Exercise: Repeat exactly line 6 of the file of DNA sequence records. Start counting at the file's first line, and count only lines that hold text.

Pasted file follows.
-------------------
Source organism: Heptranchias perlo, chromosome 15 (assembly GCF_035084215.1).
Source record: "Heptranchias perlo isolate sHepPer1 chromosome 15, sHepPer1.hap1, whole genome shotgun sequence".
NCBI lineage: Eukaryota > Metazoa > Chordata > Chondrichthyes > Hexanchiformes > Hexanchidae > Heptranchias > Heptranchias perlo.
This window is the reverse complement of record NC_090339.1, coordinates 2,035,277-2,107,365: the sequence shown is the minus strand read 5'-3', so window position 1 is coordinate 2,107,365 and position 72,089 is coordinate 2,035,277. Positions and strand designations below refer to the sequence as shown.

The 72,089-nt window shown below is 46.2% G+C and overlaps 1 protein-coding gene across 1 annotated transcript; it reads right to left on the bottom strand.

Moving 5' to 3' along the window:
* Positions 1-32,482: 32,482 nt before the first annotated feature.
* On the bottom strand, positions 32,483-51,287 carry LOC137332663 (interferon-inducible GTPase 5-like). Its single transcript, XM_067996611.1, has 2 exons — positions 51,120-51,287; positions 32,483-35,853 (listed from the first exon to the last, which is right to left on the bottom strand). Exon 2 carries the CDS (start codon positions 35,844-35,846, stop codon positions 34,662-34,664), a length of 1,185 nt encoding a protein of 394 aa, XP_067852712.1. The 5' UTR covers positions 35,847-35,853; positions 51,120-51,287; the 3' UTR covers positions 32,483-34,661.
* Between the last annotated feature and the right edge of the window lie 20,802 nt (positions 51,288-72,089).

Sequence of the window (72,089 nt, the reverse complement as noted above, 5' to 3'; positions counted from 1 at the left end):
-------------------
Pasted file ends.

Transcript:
Moving 5' to 3' along the window: